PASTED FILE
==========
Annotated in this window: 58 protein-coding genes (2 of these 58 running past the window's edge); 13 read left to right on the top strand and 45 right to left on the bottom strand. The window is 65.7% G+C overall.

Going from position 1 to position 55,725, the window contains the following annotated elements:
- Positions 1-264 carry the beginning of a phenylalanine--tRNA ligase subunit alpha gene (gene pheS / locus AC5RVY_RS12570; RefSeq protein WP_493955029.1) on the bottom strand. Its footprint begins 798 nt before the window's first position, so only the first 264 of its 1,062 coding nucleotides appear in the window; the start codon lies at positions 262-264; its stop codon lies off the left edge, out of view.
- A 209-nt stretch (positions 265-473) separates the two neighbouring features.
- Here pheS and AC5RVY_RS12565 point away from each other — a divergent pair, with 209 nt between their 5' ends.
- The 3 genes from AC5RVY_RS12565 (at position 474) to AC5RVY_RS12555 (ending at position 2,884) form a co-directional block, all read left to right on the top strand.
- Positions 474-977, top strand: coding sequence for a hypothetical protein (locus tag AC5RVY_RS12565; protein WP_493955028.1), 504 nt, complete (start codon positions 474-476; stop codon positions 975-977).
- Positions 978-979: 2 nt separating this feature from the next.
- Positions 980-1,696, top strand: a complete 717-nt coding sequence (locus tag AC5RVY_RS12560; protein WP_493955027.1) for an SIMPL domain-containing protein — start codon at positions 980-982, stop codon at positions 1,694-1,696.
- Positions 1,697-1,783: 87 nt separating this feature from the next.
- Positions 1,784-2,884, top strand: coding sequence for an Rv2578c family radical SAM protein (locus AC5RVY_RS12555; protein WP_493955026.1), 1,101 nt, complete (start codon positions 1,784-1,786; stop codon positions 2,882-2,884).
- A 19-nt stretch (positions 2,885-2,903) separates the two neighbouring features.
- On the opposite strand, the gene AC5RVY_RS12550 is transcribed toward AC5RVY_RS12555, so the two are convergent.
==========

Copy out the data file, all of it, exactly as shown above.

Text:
Annotated in this window: 58 protein-coding genes (2 of these 58 running past the window's edge); 13 read left to right on the top strand and 45 right to left on the bottom strand. The window is 65.7% G+C overall.

Going from position 1 to position 55,725, the window contains the following annotated elements:
- Positions 1-264 carry the beginning of a phenylalanine--tRNA ligase subunit alpha gene (gene pheS / locus AC5RVY_RS12570; RefSeq protein WP_493955029.1) on the bottom strand. Its footprint begins 798 nt before the window's first position, so only the first 264 of its 1,062 coding nucleotides appear in the window; the start codon lies at positions 262-264; its stop codon lies off the left edge, out of view.
- A 209-nt stretch (positions 265-473) separates the two neighbouring features.
- Here pheS and AC5RVY_RS12565 point away from each other — a divergent pair, with 209 nt between their 5' ends.
- The 3 genes from AC5RVY_RS12565 (at position 474) to AC5RVY_RS12555 (ending at position 2,884) form a co-directional block, all read left to right on the top strand.
- Positions 474-977, top strand: coding sequence for a hypothetical protein (locus tag AC5RVY_RS12565; protein WP_493955028.1), 504 nt, complete (start codon positions 474-476; stop codon positions 975-977).
- Positions 978-979: 2 nt separating this feature from the next.
- Positions 980-1,696, top strand: a complete 717-nt coding sequence (locus tag AC5RVY_RS12560; protein WP_493955027.1) for an SIMPL domain-containing protein — start codon at positions 980-982, stop codon at positions 1,694-1,696.
- Positions 1,697-1,783: 87 nt separating this feature from the next.
- Positions 1,784-2,884, top strand: coding sequence for an Rv2578c family radical SAM protein (locus AC5RVY_RS12555; protein WP_493955026.1), 1,101 nt, complete (start codon positions 1,784-1,786; stop codon positions 2,882-2,884).
- A 19-nt stretch (positions 2,885-2,903) separates the two neighbouring features.
- On the opposite strand, the gene AC5RVY_RS12550 is transcribed toward AC5RVY_RS12555, so the two are convergent.